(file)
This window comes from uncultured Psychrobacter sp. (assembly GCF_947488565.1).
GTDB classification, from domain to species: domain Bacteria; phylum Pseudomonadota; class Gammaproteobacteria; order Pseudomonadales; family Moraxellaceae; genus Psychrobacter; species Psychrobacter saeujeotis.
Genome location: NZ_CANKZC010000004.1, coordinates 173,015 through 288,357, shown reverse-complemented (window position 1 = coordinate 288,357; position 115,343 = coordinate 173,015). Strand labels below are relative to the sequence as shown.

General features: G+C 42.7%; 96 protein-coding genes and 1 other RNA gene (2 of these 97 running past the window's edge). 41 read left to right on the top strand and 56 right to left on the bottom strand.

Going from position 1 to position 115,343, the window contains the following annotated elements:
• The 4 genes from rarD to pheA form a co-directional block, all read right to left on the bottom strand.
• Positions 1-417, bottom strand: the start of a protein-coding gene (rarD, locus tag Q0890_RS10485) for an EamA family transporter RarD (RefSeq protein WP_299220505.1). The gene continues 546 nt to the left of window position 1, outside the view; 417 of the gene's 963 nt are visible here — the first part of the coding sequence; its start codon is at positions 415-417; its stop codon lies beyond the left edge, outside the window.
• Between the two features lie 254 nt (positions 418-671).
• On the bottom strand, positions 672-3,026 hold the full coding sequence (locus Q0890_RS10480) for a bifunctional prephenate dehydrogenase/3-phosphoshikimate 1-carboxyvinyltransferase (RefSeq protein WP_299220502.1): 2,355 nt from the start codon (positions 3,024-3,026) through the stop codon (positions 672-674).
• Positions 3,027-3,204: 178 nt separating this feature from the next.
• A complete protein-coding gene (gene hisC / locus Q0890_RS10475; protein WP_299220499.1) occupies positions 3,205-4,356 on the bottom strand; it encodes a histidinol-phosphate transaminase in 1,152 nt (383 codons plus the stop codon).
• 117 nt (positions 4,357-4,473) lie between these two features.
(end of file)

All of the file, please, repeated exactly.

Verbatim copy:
This window comes from uncultured Psychrobacter sp. (assembly GCF_947488565.1).
GTDB classification, from domain to species: domain Bacteria; phylum Pseudomonadota; class Gammaproteobacteria; order Pseudomonadales; family Moraxellaceae; genus Psychrobacter; species Psychrobacter saeujeotis.
Genome location: NZ_CANKZC010000004.1, coordinates 173,015 through 288,357, shown reverse-complemented (window position 1 = coordinate 288,357; position 115,343 = coordinate 173,015). Strand labels below are relative to the sequence as shown.

General features: G+C 42.7%; 96 protein-coding genes and 1 other RNA gene (2 of these 97 running past the window's edge). 41 read left to right on the top strand and 56 right to left on the bottom strand.

Going from position 1 to position 115,343, the window contains the following annotated elements:
• The 4 genes from rarD to pheA form a co-directional block, all read right to left on the bottom strand.
• Positions 1-417, bottom strand: the start of a protein-coding gene (rarD, locus tag Q0890_RS10485) for an EamA family transporter RarD (RefSeq protein WP_299220505.1). The gene continues 546 nt to the left of window position 1, outside the view; 417 of the gene's 963 nt are visible here — the first part of the coding sequence; its start codon is at positions 415-417; its stop codon lies beyond the left edge, outside the window.
• Between the two features lie 254 nt (positions 418-671).
• On the bottom strand, positions 672-3,026 hold the full coding sequence (locus Q0890_RS10480) for a bifunctional prephenate dehydrogenase/3-phosphoshikimate 1-carboxyvinyltransferase (RefSeq protein WP_299220502.1): 2,355 nt from the start codon (positions 3,024-3,026) through the stop codon (positions 672-674).
• Positions 3,027-3,204: 178 nt separating this feature from the next.
• A complete protein-coding gene (gene hisC / locus Q0890_RS10475; protein WP_299220499.1) occupies positions 3,205-4,356 on the bottom strand; it encodes a histidinol-phosphate transaminase in 1,152 nt (383 codons plus the stop codon).
• 117 nt (positions 4,357-4,473) lie between these two features.